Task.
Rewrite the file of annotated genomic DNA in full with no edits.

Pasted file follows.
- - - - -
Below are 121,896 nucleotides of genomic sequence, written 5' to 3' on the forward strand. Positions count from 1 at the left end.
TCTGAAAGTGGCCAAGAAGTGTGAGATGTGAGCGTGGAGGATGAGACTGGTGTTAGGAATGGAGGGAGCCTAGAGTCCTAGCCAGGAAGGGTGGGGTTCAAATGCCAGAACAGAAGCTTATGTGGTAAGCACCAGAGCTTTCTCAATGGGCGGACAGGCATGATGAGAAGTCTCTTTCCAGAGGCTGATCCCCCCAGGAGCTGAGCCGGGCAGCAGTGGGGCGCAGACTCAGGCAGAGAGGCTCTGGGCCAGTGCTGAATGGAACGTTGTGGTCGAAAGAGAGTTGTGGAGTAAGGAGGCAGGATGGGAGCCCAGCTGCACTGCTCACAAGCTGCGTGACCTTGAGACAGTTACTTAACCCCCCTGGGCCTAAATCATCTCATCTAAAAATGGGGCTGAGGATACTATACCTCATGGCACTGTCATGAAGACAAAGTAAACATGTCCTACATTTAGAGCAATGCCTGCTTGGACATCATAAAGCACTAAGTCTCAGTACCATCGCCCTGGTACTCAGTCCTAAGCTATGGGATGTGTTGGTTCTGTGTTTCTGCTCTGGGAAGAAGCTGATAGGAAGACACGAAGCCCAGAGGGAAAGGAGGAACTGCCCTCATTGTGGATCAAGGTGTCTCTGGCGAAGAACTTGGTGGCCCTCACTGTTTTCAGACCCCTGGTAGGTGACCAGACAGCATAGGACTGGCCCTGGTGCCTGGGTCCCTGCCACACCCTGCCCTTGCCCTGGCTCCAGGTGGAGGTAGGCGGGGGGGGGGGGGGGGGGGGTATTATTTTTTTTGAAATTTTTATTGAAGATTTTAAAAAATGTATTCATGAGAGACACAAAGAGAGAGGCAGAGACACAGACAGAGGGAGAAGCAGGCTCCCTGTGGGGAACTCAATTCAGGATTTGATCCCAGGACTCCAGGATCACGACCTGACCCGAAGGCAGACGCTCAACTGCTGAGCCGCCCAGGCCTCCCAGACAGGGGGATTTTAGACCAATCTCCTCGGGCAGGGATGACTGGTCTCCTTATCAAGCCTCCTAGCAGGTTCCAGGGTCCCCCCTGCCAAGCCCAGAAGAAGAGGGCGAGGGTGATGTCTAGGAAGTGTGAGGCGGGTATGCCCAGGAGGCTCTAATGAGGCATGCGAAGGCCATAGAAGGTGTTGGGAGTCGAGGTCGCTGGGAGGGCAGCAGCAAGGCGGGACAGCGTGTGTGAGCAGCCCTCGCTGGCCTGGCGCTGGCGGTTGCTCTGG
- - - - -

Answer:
Below are 121,896 nucleotides of genomic sequence, written 5' to 3' on the forward strand. Positions count from 1 at the left end.
TCTGAAAGTGGCCAAGAAGTGTGAGATGTGAGCGTGGAGGATGAGACTGGTGTTAGGAATGGAGGGAGCCTAGAGTCCTAGCCAGGAAGGGTGGGGTTCAAATGCCAGAACAGAAGCTTATGTGGTAAGCACCAGAGCTTTCTCAATGGGCGGACAGGCATGATGAGAAGTCTCTTTCCAGAGGCTGATCCCCCCAGGAGCTGAGCCGGGCAGCAGTGGGGCGCAGACTCAGGCAGAGAGGCTCTGGGCCAGTGCTGAATGGAACGTTGTGGTCGAAAGAGAGTTGTGGAGTAAGGAGGCAGGATGGGAGCCCAGCTGCACTGCTCACAAGCTGCGTGACCTTGAGACAGTTACTTAACCCCCCTGGGCCTAAATCATCTCATCTAAAAATGGGGCTGAGGATACTATACCTCATGGCACTGTCATGAAGACAAAGTAAACATGTCCTACATTTAGAGCAATGCCTGCTTGGACATCATAAAGCACTAAGTCTCAGTACCATCGCCCTGGTACTCAGTCCTAAGCTATGGGATGTGTTGGTTCTGTGTTTCTGCTCTGGGAAGAAGCTGATAGGAAGACACGAAGCCCAGAGGGAAAGGAGGAACTGCCCTCATTGTGGATCAAGGTGTCTCTGGCGAAGAACTTGGTGGCCCTCACTGTTTTCAGACCCCTGGTAGGTGACCAGACAGCATAGGACTGGCCCTGGTGCCTGGGTCCCTGCCACACCCTGCCCTTGCCCTGGCTCCAGGTGGAGGTAGGCGGGGGGGGGGGGGGGGGGGGTATTATTTTTTTTGAAATTTTTATTGAAGATTTTAAAAAATGTATTCATGAGAGACACAAAGAGAGAGGCAGAGACACAGACAGAGGGAGAAGCAGGCTCCCTGTGGGGAACTCAATTCAGGATTTGATCCCAGGACTCCAGGATCACGACCTGACCCGAAGGCAGACGCTCAACTGCTGAGCCGCCCAGGCCTCCCAGACAGGGGGATTTTAGACCAATCTCCTCGGGCAGGGATGACTGGTCTCCTTATCAAGCCTCCTAGCAGGTTCCAGGGTCCCCCCTGCCAAGCCCAGAAGAAGAGGGCGAGGGTGATGTCTAGGAAGTGTGAGGCGGGTATGCCCAGGAGGCTCTAATGAGGCATGCGAAGGCCATAGAAGGTGTTGGGAGTCGAGGTCGCTGGGAGGGCAGCAGCAAGGCGGGACAGCGTGTGTGAGCAGCCCTCGCTGGCCTGGCGCTGGCGGTTGCTCTGG